The Power of Behavior Change
You can lead a horse to water, but you can’t make it drink. Or can you?
We all like to think of ourselves as unique individuals, who make our own decisions. But most often the choices we make are influenced by outside factors. Whether it’s deciding what to eat for lunch, which product to purchase or how to make improvements to your life, intricacies of the human psyche and the influences on it are always at play. As a marketing agency, we often work with clients on initiatives that influence audiences to make a behavior change that results in them living healthier and happier lives. Here’s an inside look at the journey they go through, and how it impacts their choices:
Each audience naturally starts here, often unaware of the cause altogether. Before your audience can consider taking an action, they first need to have a baseline of knowledge. Understanding how little your audience knows the cause at hand is needed when designing an effective campaign that drives behavior change.
The first thing we focus on is making our audience aware of how their current behavior impact their lives. For example, parents read the words all natural and Vitamin C on apple juice packaging, and believe it is a healthy choice for their children. But did you know one 6 oz. box of apple juice has almost as much sugar as two donuts? Our Cavities Get Around campaign for the Delta Dental Foundation of Colorado focused on raising awareness on how sugary drinks like juice cause cavities and that water is a better option.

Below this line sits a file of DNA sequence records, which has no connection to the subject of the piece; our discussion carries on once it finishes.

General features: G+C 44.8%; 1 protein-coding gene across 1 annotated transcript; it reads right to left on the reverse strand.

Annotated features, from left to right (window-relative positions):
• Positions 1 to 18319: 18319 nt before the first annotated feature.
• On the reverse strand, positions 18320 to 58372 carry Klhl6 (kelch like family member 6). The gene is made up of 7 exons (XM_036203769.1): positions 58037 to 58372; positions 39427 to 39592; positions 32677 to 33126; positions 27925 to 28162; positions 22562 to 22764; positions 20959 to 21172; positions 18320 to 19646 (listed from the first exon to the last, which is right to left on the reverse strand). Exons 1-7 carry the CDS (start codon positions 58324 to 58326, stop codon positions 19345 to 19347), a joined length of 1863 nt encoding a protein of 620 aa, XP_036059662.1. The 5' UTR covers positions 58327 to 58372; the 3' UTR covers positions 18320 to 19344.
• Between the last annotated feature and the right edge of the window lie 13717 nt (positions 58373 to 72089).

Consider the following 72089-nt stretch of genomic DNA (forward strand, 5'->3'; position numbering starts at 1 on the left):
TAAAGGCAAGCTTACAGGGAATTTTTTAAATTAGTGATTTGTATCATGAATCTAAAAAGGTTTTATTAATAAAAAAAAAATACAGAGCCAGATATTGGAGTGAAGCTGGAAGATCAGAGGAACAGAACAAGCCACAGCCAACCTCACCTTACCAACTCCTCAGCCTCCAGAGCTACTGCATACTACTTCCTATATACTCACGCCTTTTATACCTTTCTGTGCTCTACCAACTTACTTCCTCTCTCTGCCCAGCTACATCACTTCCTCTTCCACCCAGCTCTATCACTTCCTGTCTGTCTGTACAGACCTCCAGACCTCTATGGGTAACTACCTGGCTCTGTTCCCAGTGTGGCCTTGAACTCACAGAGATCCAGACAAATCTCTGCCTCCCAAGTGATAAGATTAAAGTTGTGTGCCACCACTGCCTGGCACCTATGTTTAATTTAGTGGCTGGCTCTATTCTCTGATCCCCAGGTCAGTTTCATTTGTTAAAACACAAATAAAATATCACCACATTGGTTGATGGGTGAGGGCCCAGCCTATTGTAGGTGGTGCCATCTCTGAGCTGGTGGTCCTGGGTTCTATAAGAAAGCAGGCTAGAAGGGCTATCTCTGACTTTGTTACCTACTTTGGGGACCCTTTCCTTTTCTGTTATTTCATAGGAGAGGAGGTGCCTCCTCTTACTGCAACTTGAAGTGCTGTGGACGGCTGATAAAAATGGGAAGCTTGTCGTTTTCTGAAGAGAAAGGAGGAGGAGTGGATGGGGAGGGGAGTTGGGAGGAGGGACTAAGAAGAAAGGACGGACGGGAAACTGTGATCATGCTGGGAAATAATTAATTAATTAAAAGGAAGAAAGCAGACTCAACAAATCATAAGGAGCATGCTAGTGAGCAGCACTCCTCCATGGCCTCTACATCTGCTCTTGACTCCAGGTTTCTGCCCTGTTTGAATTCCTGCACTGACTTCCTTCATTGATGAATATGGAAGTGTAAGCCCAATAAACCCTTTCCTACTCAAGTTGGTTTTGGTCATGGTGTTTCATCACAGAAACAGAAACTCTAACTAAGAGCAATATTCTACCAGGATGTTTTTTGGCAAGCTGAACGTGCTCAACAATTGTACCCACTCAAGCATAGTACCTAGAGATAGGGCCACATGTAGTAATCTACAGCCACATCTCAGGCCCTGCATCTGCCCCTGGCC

The next step is to get the audience to consider making the desired behavior change. In order to do this you must show them how their new behavior will directly benefit them. We partner with Coloradans Against Auto Theft to remind our state’s residents about the larger impact car theft can have on their community. For instance, 97% of car thieves are charged with additional crimes, such as robbery or drug trafficking. By getting Coloradans to consider those additional crimes their stolen car is assisting with, we can better influence their car-related behavior, such as locking doors and removing valuables.
Now it’s time to get audiences to try out their new behavior and see how it works out for them. Of course, this decision phase has the most impact when it shows the audience concrete results. For instance, our Proud to be PrEPPED campaign for the Colorado Department of Public Health and Environment promotes the use of PrEP, a pill that prevents HIV. The immediate peace of mind and ability to control their overall health will ideally spur audience members on to the last desired action: advocacy.
5. Sustained Behavior
By the end of their journey, the goal is that the audience is completely on board with their new behavior, and have started encouraging others to make the change. We work with the Colorado Department of Transportation to promote Bustang, the interregional express bus service connecting major populations. Ridership has significantly increased since its launch, and a big part of this is because of riders advocating its service. They often comment on social media or leave reviews for others.
You might have noticed the behavior change journey is similar to a consumer’s purchase funnel. That’s because our minds are wired to not take action immediately, and it takes a little convincing before we are completely onboard – no matter the desired outcome. Our team of strategic minds uses research, proven tactics and a lot of creativity to reach our audience and guide them through this behavior change journey, just as an e-Commerce team would with a purchasing journey.